Europe and the US need to develop a data transfer deal to replace the now defunct Safe Harbour agreement within three months, the European Commission has said.
Last month, the long-established Safe Harbour treaty was deemed invalid by a Luxembourg Court following revelations about data collection by US intelligence agencies.
The treaty was originally launched in 2000 as a way for US firms to get personal data from Europe without breaking its information protection rules. It was deemed invalid because US authorities had bulk access to the data on national security grounds.
European data protection regulators have given companies a three-month grace period to put in place alternative mechanisms.
The Commission has issued guidance to businesses affected by the ruling about how they could legally continue to transfer Europeans' data to the United States.
Businesses can use ‘standard contractual clauses’ or ‘binding corporate rules’ to transfer data, as well as asking consumers for their consent.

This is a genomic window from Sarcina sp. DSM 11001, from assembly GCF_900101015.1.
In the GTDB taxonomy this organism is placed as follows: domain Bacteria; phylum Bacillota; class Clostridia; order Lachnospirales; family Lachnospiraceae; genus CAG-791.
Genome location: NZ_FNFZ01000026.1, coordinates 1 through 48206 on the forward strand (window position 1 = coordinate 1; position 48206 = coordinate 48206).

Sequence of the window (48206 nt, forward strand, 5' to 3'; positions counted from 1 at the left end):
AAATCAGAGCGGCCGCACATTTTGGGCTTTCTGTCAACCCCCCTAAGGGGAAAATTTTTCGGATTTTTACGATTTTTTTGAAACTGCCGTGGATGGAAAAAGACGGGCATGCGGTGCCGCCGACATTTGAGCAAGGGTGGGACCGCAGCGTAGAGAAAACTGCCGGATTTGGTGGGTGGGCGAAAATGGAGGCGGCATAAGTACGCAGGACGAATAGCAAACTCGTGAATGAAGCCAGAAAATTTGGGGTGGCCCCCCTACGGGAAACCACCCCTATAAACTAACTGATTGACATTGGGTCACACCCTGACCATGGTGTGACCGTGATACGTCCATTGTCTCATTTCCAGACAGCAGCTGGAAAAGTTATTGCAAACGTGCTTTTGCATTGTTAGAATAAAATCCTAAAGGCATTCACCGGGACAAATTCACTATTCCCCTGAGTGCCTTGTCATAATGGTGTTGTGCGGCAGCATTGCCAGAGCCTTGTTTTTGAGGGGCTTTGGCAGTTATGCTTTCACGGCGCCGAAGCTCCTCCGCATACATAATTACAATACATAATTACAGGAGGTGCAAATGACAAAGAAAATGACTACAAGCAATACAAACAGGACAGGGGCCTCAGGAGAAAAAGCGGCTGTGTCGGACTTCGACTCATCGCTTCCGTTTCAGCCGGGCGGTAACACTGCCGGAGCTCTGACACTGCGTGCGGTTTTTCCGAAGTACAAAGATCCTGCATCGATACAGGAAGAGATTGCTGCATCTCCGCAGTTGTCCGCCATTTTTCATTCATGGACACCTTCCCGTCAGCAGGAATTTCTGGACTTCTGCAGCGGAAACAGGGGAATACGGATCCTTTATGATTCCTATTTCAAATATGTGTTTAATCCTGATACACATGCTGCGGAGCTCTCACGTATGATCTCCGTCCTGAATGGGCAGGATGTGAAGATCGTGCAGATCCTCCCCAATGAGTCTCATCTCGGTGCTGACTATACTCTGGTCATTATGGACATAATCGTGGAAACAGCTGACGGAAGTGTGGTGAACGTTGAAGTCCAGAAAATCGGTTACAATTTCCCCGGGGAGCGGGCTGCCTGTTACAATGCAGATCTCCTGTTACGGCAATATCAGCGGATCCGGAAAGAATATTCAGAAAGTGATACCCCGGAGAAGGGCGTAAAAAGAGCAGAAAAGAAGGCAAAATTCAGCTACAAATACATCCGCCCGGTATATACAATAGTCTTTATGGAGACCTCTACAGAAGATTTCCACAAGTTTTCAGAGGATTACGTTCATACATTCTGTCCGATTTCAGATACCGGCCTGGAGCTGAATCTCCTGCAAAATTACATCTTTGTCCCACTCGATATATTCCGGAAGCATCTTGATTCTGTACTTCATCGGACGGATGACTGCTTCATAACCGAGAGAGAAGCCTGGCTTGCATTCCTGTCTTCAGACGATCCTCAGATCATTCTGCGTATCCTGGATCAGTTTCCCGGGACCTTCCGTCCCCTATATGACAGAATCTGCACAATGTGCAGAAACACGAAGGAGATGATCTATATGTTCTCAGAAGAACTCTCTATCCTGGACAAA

"We need an agreement with our US partners in the next three months, we need a bulletproof solution," said Andrus Ansip, vice-President of the Commission.
US and EU companies, such as Google and Microsoft , commonly shuffle personal data across the Atlantic on a daily basis for numerous reasons, including employee information for human resources or user data collected by internet companies for use in the billion-dollar online advertising market.
The European Commission wants guarantees from Washington that the United States would access Europeans' data only on a targeted basis.
EU Justice Commissioner Vera Jourova will travel to Washington next week to continue discussions on a new framework.
"The [Luxembourg] court ruling is our benchmark in our talks with the United States," she said. "It is now for the US to come back with their answers."
The breakdown in the Safe Harbour agreement followed revelations from whistle-blower Edward Snowden, previously a contractor for the USA National Security Agency, about mass surveillance of personal data on the internet.
In the latest of a string of revelations, Snowden revealed that the UK’s GCHQ has the capability to eavesdrop on people by controlling the microphones on their phones and even remotely switching the handsets off and on.